Choosing to build your own greenhouse is an easy decision to make, and it’s not as hard as you may think. As with any project, just break this one down into steps and you won’t get overwhelmed. While the build itself can be done in two days with a helper. I chose to go it alone and enjoy the process over two weeks…with an unplanned four week break thanks to heavy rains, and then heavy frost, and then more heavy rains – in case you thought this would go perfectly, mother nature has her own ideas.
This is a 12’x24’ design with a 6’8” ceiling height. You will want to keep the doors open all summer, and closed most of the winter. In total it is just shy of 300 sqft. I have a starting table, some tools and a few chairs to take it easy with friends and enjoy the view, so it’s closer to 200 sqft of growing space. Still, plenty for me.
Firstly, you will always want to run this East to West so that the southern sun can come through the long side.
If you are in the Northern states you will want to avoid shade until about 4 or 5pm during summer.
If you are below 40 degrees latitude, the sun is pretty intense and any poorly designed greenhouse can cook your plants.
Since this design does not include sides that roll up, Southern residents will want to incorporate a time or two where there will be shade from a tree or other structure. It’s hot in North Carolina in general, and in summer I have a Hickory shade it from 9am to Noon, and a birch shade it from 4pm until 6pm. This cools the inside significantly, and using trees is a great idea since the leaves fall and more heat gets in as winter comes on.
Using an immovable structure for shade can create unwanted cold in the winter. Keep these on the North side to block wind and trap heat behind it.
To power the house, energy is collected from the wind and the sun. The energy that is collected is stored in batteries, which are kept on the roof.
The Earthship comes with what is known as a Power Organizing Module (POM), which takes the power from the battery and converts it so you can use it for AC. The house can also access city grid electricity. These Earthships do not just rely on solar heat to stay warm, tire walls are used to store heat during the day and give off heat in the night.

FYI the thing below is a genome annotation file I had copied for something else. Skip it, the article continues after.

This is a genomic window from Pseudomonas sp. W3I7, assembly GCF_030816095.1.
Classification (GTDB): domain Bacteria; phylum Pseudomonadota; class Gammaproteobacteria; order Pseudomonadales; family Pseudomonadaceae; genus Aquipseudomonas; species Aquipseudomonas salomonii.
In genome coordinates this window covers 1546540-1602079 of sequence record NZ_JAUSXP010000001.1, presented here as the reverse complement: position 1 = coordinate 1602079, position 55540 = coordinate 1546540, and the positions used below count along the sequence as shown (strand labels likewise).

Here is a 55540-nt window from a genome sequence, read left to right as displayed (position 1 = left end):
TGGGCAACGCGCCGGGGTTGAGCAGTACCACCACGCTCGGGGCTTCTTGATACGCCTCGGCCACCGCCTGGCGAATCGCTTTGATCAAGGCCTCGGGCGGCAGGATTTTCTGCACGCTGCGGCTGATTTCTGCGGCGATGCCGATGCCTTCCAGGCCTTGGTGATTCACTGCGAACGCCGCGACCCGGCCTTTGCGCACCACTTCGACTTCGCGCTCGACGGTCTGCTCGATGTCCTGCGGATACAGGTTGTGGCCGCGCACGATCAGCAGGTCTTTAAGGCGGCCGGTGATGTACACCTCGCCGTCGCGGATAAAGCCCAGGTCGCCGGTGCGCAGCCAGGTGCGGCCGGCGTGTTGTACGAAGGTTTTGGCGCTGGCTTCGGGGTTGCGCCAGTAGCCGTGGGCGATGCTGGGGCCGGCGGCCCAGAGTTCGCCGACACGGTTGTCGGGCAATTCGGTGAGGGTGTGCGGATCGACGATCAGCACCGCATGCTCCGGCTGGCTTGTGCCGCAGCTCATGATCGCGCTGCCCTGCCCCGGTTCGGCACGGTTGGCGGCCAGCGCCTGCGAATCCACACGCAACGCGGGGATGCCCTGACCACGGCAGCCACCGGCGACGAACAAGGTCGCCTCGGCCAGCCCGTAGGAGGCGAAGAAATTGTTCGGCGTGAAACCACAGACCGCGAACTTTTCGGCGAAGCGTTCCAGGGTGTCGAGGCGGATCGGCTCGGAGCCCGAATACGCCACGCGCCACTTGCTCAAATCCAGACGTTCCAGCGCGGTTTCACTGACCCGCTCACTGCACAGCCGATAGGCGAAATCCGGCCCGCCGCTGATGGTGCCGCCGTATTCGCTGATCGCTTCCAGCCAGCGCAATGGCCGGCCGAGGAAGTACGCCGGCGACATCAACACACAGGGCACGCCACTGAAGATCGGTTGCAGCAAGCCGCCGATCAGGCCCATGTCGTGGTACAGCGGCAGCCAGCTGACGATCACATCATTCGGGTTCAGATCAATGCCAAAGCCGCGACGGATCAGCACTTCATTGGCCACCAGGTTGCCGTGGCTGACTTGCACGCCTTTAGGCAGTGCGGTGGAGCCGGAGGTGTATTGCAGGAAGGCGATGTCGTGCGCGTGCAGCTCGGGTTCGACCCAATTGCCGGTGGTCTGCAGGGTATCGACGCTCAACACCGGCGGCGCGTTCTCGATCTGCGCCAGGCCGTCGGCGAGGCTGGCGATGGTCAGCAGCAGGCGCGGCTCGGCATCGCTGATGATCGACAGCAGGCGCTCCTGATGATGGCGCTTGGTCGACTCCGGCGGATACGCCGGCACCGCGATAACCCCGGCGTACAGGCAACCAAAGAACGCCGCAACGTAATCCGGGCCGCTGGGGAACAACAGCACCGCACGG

Pick a level spot, or one that can be leveled.
Pick a spot that is up-slope of any drainage zones like hills or ditches, you do not want water coming under and getting your roots soggy.
Notice on the left edge of the photo that the low point of the afternoon sun in winter will still just touch the edge of the greenhouse. Five feet left would have been a poorer choice. Honestly, it took me two years staring at light angles to figure out where this should go, so don’t rush it.
You will need to spend some time prepping the ground if you use the native soil as a base layer. This will include tilling in anything currently growing.
You can also roll out fabric and put soil on top, but I feel that limits growing deep rooted plants.
You will then want to check the PH of the native soil and amend as needed. A soil sample will not be necessary because this layer will be beneath 4 to 6 inches of good topsoil to be brought in.
Try not to mix the native soil with the stuff you bring in – this will keep the weeds down and help control any soil diseases.
I built mine in early Spring and used leftover wood ashes to amend the soil and adjust the PH. I felt this was a great natural and sustainable option over using lime. I also made a bonfire in the middle with branches from trimming a nearby birch, an equally sustainable choice for soil amending. Went from 5.2 to 6.5.
Note: All wood used is pressure treated and should be left outside in the rain away from the greenhouse site for a few weeks. If you can afford cedar or locust then do so, but it will definitely be over $500. If you are trying to certify organic, or practice 100% organic, you may not use pressure treated wood, but this design will still work great for whatever you choose!
We are going to plant the door into concrete post holes and then tie it to the bottom frame. This is a key part of the “windproof” factor. These door frames will also be buttressed against the ridge posts, and they don’t budge one bit in a stiff Carolina wind.
Read the full story HERE: http://www.newsprepper.com/build-300-square-foot-windproof-hoop-house-500/#.WLlWkTt96Uk